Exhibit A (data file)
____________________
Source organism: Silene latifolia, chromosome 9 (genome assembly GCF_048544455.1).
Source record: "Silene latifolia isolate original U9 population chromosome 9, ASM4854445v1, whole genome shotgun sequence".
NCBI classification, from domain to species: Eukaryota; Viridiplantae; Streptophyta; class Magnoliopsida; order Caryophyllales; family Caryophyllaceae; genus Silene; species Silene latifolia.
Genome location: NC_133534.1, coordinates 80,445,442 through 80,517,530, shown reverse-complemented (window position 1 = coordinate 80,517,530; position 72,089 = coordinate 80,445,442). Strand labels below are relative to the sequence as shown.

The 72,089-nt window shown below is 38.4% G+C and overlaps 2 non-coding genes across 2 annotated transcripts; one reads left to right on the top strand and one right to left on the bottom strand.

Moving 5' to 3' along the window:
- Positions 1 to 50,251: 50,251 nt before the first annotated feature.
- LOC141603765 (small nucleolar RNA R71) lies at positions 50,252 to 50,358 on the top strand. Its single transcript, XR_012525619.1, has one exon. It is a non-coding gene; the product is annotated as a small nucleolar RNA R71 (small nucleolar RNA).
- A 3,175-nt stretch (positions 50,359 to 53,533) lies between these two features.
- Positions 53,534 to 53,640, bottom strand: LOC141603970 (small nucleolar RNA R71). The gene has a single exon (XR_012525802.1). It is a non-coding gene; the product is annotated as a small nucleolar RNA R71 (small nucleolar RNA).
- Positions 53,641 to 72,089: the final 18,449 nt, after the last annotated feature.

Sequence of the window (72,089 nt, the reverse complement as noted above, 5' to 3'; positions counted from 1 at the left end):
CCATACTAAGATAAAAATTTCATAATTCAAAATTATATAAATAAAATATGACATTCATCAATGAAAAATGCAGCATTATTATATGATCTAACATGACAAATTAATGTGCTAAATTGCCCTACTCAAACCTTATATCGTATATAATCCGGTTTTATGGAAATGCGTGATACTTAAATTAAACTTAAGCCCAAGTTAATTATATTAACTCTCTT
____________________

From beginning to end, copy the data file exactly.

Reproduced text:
Source organism: Silene latifolia, chromosome 9 (genome assembly GCF_048544455.1).
Source record: "Silene latifolia isolate original U9 population chromosome 9, ASM4854445v1, whole genome shotgun sequence".
NCBI classification, from domain to species: Eukaryota; Viridiplantae; Streptophyta; class Magnoliopsida; order Caryophyllales; family Caryophyllaceae; genus Silene; species Silene latifolia.
Genome location: NC_133534.1, coordinates 80,445,442 through 80,517,530, shown reverse-complemented (window position 1 = coordinate 80,517,530; position 72,089 = coordinate 80,445,442). Strand labels below are relative to the sequence as shown.

The 72,089-nt window shown below is 38.4% G+C and overlaps 2 non-coding genes across 2 annotated transcripts; one reads left to right on the top strand and one right to left on the bottom strand.

Moving 5' to 3' along the window:
- Positions 1 to 50,251: 50,251 nt before the first annotated feature.
- LOC141603765 (small nucleolar RNA R71) lies at positions 50,252 to 50,358 on the top strand. Its single transcript, XR_012525619.1, has one exon. It is a non-coding gene; the product is annotated as a small nucleolar RNA R71 (small nucleolar RNA).
- A 3,175-nt stretch (positions 50,359 to 53,533) lies between these two features.
- Positions 53,534 to 53,640, bottom strand: LOC141603970 (small nucleolar RNA R71). The gene has a single exon (XR_012525802.1). It is a non-coding gene; the product is annotated as a small nucleolar RNA R71 (small nucleolar RNA).
- Positions 53,641 to 72,089: the final 18,449 nt, after the last annotated feature.

Sequence of the window (72,089 nt, the reverse complement as noted above, 5' to 3'; positions counted from 1 at the left end):
CCATACTAAGATAAAAATTTCATAATTCAAAATTATATAAATAAAATATGACATTCATCAATGAAAAATGCAGCATTATTATATGATCTAACATGACAAATTAATGTGCTAAATTGCCCTACTCAAACCTTATATCGTATATAATCCGGTTTTATGGAAATGCGTGATACTTAAATTAAACTTAAGCCCAAGTTAATTATATTAACTCTCTT